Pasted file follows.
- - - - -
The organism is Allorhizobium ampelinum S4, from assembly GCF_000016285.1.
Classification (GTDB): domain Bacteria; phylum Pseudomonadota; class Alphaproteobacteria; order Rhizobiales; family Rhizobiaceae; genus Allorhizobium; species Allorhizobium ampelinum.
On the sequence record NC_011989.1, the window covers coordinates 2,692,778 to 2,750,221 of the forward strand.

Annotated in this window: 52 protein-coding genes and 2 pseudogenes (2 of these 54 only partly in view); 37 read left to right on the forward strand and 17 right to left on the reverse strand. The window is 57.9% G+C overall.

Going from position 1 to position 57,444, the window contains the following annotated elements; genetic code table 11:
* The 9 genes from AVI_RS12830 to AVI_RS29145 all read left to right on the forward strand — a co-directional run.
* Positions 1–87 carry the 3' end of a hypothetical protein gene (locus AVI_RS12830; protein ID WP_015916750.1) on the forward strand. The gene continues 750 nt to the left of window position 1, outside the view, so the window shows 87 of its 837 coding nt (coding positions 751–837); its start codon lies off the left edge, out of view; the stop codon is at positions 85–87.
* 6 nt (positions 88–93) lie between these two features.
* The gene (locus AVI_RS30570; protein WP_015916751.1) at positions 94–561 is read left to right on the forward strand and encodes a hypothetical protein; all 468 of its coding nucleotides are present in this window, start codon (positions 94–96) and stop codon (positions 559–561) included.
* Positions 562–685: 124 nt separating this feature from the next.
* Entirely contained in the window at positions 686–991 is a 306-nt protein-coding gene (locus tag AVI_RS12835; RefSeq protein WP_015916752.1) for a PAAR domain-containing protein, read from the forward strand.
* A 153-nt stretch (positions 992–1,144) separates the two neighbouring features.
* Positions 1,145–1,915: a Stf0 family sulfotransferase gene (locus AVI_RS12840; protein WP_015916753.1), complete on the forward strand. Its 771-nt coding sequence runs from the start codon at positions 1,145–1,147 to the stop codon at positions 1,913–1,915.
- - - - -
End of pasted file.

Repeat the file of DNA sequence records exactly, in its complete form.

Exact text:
The organism is Allorhizobium ampelinum S4, from assembly GCF_000016285.1.
Classification (GTDB): domain Bacteria; phylum Pseudomonadota; class Alphaproteobacteria; order Rhizobiales; family Rhizobiaceae; genus Allorhizobium; species Allorhizobium ampelinum.
On the sequence record NC_011989.1, the window covers coordinates 2,692,778 to 2,750,221 of the forward strand.

Annotated in this window: 52 protein-coding genes and 2 pseudogenes (2 of these 54 only partly in view); 37 read left to right on the forward strand and 17 right to left on the reverse strand. The window is 57.9% G+C overall.

Going from position 1 to position 57,444, the window contains the following annotated elements; genetic code table 11:
* The 9 genes from AVI_RS12830 to AVI_RS29145 all read left to right on the forward strand — a co-directional run.
* Positions 1–87 carry the 3' end of a hypothetical protein gene (locus AVI_RS12830; protein ID WP_015916750.1) on the forward strand. The gene continues 750 nt to the left of window position 1, outside the view, so the window shows 87 of its 837 coding nt (coding positions 751–837); its start codon lies off the left edge, out of view; the stop codon is at positions 85–87.
* 6 nt (positions 88–93) lie between these two features.
* The gene (locus AVI_RS30570; protein WP_015916751.1) at positions 94–561 is read left to right on the forward strand and encodes a hypothetical protein; all 468 of its coding nucleotides are present in this window, start codon (positions 94–96) and stop codon (positions 559–561) included.
* Positions 562–685: 124 nt separating this feature from the next.
* Entirely contained in the window at positions 686–991 is a 306-nt protein-coding gene (locus tag AVI_RS12835; RefSeq protein WP_015916752.1) for a PAAR domain-containing protein, read from the forward strand.
* A 153-nt stretch (positions 992–1,144) separates the two neighbouring features.
* Positions 1,145–1,915: a Stf0 family sulfotransferase gene (locus AVI_RS12840; protein WP_015916753.1), complete on the forward strand. Its 771-nt coding sequence runs from the start codon at positions 1,145–1,147 to the stop codon at positions 1,913–1,915.